Sunday, September 28, 2014

Equinox planting

 At our spring equinox celebration, one of the women gave everyone a little clay dish. We didn't know what was going to be put into it, until after a mysterious box was passed around.
  It was dark inside the box, and there was little to be seen. But we were asked to listen. A mysterious sound came out of the darkness. a kind of rasping, munching sound, like something being turned over.
 What was being turned over was the black soil, being munched and processed by dozens of tiny worms. Did you know that worms can be heard having their dinner?
 Maori tohunga (priests) used to put their ears to the ground in spring to listen to the worms awakening.
We all took a scoop of the rich worm compost to fill the little clay cups. Then we were given tiny, almost invisible seeds to sprinkle into the soil, followed by a little pour of water.
All the ingredients for growth are present. The clay will naturally dissolve into the soil, and the well-nourished seeds are free to sprout, raise their heads, and one day, to flower.
But will they?
The amaryllis, which has hidden in a seemingly empty pot for the last ten months, has suddenly shot up into the light. The jade plant has turned golden. The snapdragons are breaking out into glorious colour. In this season, anything is possible. I will expect red poppies one day.

The source is within you
And the whole world is springing up from it. —Rumi

Tuesday, September 23, 2014

Equinox eggs

 Happy spring equinox!  Light and dark are equal today, in balance.
 Out at the bach, bluebells are flowering and the hen and chickens ferns are covered in tiny 'chicks'.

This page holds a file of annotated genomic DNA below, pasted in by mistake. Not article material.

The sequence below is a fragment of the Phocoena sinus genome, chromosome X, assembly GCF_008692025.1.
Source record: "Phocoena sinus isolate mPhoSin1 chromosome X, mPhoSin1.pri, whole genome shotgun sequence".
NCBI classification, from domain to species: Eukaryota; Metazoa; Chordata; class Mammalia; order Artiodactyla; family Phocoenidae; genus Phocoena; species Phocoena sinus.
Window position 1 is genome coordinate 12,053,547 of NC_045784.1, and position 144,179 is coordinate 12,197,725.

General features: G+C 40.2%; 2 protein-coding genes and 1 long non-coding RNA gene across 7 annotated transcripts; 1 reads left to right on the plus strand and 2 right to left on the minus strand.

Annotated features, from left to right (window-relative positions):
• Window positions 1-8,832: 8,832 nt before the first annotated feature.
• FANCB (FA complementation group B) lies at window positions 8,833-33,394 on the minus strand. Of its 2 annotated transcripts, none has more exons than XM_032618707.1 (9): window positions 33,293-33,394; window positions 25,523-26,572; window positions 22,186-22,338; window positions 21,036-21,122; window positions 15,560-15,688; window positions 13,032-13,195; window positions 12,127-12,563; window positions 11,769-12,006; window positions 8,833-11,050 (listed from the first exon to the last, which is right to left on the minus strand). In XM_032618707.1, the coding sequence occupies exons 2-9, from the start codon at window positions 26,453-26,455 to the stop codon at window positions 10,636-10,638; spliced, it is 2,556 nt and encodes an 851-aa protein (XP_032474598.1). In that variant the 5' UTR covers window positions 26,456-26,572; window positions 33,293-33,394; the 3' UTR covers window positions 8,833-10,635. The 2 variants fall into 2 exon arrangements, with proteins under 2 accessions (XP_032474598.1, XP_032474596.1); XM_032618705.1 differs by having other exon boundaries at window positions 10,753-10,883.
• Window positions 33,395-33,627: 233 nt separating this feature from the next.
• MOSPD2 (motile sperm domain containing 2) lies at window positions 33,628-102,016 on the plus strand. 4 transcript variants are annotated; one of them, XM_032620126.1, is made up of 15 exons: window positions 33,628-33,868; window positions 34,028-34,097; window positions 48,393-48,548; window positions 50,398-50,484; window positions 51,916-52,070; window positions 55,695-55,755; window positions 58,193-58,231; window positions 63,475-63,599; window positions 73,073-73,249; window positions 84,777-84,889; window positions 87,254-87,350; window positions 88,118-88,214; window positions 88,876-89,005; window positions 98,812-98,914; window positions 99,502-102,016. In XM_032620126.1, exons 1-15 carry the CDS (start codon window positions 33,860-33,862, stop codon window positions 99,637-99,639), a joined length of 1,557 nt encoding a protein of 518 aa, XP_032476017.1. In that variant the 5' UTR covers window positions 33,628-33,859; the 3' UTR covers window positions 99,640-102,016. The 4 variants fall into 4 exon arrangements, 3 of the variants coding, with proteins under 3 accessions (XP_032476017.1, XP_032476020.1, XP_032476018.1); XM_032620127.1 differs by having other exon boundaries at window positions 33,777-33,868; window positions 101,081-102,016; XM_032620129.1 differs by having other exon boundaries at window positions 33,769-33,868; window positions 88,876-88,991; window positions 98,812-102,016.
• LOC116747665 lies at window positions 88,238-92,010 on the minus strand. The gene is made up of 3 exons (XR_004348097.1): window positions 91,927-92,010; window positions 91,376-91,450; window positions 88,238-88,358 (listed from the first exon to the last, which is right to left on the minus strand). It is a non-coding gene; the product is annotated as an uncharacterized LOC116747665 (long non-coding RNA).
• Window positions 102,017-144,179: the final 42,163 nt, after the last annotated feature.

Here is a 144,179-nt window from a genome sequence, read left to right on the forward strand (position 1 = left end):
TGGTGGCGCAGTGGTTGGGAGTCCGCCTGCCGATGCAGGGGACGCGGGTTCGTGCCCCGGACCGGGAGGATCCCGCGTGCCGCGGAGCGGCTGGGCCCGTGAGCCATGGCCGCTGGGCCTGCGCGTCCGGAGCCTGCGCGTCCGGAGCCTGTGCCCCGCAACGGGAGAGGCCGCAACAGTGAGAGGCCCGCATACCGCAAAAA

The light will now increase until summer solstice. Today after days of rain and storms, with snow on the Desert Road, the air has cleared and the sun is shining.
 Memories are surfacing from the quiet earth with these bluebells.  They came from my father's garden and have been invisibly multiplying under the surface of the ground, year after year. Every spring they rise up and ring their bells, with a soothing blue sound. They surprise me, and bring back happy memories of my dad.
 Equinox is the season of rejoicing and regeneration.
To those of you in the northern hemisphere, we are especially connected on this day, because our nights and days are the same length. Then we will begin our separate journeys, yours into darkness and ours into increasing light.
Happy equinox, wherever you are. May you find balance and delight in nature on this day.

Sunday, September 21, 2014

Green heart beats on the beach

 Wear green, they said, and I did.
 Head out to the west coast, they said, and I did.
Don't mind the weather, they said, and I brought my umbrella, which luckily turned out to be green.
 I didn't need a speech on climate change, and nor did anyone else. We were there because we already cared. (UN chief Ban Ki Moon has called an urgent summit on climate change for 23 September in New York, and all over the world people are marching and creating events.) But it filled in time while we waited for the rain to stop,
  which it did. Then, up on the dunes we began to form a green heart.
 Even the dogs wore green.
Hold your green towel, or cloth, above your head, and to the sound of the drum, lift it up and down, they said. Which we did. It took a few practices, and there we were, one hundred and sixty five of us, one pulsating heart, beating in unison at last. It took two to hold some pieces of cloth.
I lifted my green umbrella up and down to the beat of the drum. The green heart began to beat. I could feel the earth beating through us. Overhead a plane circled with a camera-person inside. On a high point of the dunes, local film-maker Briar stood, her camera whirring.
What did it look like? When the film clip is posted on Facebook, I'll find out. And I'll put the link right here.
* No film yet, but here's a link to some still photos
Here's the link to the video, just posted

Monday, September 15, 2014

When spring hides her face

 When spring hides her face, disappearing behind veils of rain, I create altars.
 Not altars in the religious sense, but rather altars in homage to nature, and the seasons.
 This is the definition I give in my book, 'A Cup of Sunlight':
'An altar is a collection of objects that serve as a focus for spiritual awareness.'
This one helps me to gaze into the eye of spring,
 to lose myself in its greening energy. I remember the force that drives through all living things in this season, and the impulse to growth, change and transformation that is so strong now.